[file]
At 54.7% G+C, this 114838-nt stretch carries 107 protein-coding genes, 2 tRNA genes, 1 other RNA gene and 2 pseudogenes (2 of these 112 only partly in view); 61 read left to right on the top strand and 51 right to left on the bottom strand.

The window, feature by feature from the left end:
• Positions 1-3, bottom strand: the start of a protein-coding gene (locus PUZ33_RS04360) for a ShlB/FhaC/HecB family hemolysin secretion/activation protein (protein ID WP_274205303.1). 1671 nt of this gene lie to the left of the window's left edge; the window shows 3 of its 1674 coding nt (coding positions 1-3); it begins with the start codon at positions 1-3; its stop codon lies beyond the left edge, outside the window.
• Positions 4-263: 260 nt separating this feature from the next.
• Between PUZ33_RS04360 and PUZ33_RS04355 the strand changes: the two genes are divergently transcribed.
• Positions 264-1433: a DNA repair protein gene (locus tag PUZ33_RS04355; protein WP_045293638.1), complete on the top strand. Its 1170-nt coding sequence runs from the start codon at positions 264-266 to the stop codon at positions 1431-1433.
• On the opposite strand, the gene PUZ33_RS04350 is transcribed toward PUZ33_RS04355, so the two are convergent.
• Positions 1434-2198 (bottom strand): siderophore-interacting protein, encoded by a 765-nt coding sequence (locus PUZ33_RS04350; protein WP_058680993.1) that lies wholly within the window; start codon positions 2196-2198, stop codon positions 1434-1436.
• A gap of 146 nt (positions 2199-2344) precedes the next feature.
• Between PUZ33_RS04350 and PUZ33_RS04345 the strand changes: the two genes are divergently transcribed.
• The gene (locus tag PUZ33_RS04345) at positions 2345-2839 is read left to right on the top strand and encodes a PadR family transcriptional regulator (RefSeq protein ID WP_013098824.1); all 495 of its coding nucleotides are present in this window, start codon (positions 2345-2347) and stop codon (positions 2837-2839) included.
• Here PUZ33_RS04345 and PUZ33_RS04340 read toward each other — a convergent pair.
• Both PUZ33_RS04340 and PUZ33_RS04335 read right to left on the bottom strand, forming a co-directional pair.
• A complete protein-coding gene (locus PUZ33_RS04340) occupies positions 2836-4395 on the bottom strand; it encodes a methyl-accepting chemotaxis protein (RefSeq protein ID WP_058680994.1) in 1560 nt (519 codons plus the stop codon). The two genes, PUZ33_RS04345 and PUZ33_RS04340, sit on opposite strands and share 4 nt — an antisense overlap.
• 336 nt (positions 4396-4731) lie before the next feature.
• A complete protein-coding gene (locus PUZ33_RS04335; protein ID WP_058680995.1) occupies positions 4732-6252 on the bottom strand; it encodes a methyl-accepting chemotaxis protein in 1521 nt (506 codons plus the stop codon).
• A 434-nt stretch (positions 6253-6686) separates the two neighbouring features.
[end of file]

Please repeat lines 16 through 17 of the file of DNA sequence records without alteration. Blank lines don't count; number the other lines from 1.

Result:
• A complete protein-coding gene (locus PUZ33_RS04335; protein ID WP_058680995.1) occupies positions 4732-6252 on the bottom strand; it encodes a methyl-accepting chemotaxis protein in 1521 nt (506 codons plus the stop codon).
• A 434-nt stretch (positions 6253-6686) separates the two neighbouring features.